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Medics Alarmed over a Surge in Diabetes Cases

One out of 10 people screened during Diabetes Day Celebrations at the Kenyatta University Teaching, Research and Referral Hospital (KUTRRH) turned positive to the terminal ailment, a trend that had medics worried.

Dr Caroline Mithi, Diabetes specialist said the latest statistics were  alarming and might reflect the case nationally since many people don’t go for Diabetes screening.

Speaking during the screening exercise, the Medic also noted with concern that Diabetes Mellitus which affects children is also becoming prevalent attributing it to either parents contracting the disease while expectant, or other poor lifestyle.

 “Out of the number that we screened, one out of 10 people were diabetic. This is a trend that should worry the country given the fact that many people are yet to be screened,” said Dr. Mithi.

Dr Mithi observed that the rising cases of diabetes have triggered a surge in other related diseases including Stroke, Heart Attack and Kidney failure.

Medics screening residents for Diabetes at the Kenyatta University Teaching and Referral Hospital during the World Diabetes Day celebrations

She attributed the rising cases to lack of exercises, unbalanced diet, obesity and excessive use of tobacco.

The medic challenged parents to look for diabetes symptoms in their children early including frequent urination and especially at night, dehydration and excessive consumption of water.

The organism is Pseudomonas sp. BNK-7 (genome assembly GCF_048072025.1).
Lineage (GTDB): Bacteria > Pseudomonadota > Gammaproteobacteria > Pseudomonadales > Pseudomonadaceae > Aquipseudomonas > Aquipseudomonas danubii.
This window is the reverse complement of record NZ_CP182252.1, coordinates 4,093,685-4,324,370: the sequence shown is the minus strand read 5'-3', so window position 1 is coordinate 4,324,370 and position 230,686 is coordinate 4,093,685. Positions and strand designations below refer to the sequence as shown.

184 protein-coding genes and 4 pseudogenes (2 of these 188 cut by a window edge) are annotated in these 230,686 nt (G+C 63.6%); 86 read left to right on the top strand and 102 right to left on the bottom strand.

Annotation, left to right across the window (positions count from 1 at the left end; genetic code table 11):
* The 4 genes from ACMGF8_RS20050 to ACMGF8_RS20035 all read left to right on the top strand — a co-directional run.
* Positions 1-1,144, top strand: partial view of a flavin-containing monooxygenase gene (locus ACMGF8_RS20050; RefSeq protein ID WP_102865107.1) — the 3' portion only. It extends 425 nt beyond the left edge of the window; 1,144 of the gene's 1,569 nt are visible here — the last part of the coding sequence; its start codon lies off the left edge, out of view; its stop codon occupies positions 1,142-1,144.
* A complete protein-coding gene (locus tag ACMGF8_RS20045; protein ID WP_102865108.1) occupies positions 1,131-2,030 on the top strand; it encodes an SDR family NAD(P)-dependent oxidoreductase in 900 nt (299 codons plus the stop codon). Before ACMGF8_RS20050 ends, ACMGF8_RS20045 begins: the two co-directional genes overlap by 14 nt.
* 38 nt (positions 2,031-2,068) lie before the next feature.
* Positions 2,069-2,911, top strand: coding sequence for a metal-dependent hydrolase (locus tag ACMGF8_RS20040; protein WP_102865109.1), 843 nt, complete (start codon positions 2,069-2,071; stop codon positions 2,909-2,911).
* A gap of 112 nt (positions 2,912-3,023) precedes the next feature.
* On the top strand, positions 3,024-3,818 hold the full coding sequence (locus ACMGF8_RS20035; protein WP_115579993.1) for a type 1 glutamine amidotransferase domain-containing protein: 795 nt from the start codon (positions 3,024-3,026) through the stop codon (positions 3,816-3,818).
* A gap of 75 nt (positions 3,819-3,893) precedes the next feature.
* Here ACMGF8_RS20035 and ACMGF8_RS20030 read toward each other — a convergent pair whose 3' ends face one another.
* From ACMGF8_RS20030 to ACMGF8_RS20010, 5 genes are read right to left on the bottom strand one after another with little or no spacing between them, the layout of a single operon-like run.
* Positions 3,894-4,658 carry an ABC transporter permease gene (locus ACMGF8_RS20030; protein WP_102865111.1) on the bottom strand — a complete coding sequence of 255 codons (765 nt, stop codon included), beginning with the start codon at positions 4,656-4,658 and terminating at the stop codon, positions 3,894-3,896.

“They should take their children for screening as soon as they spot these symptoms for early diagnosis and treatment. It’s also imperative for parents to be strict on their children’s diet to keep the disease in bay or in check,” she noted.

Simon Chege, a nutritionist at the facility rallied Kenyans to embrace consumption of more proteins and vegetables and reduce carbohydrates in their meals to beat the disease.

Those who benefitted in the camp led by Hannah Ngugi and Muchai Njihia called on Kenyans to get tested for diabetes for early diagnosis and treatment as well as observe their nutrition.

Muchai who termed the disease as a ‘silent killer’ said that Kenyans must also uphold body exercises to keep the disease at bay.

They also pleaded with the government to enhance primary health care at the grass root level so as to help the most needy locals in the villages.

By Muoki Charles

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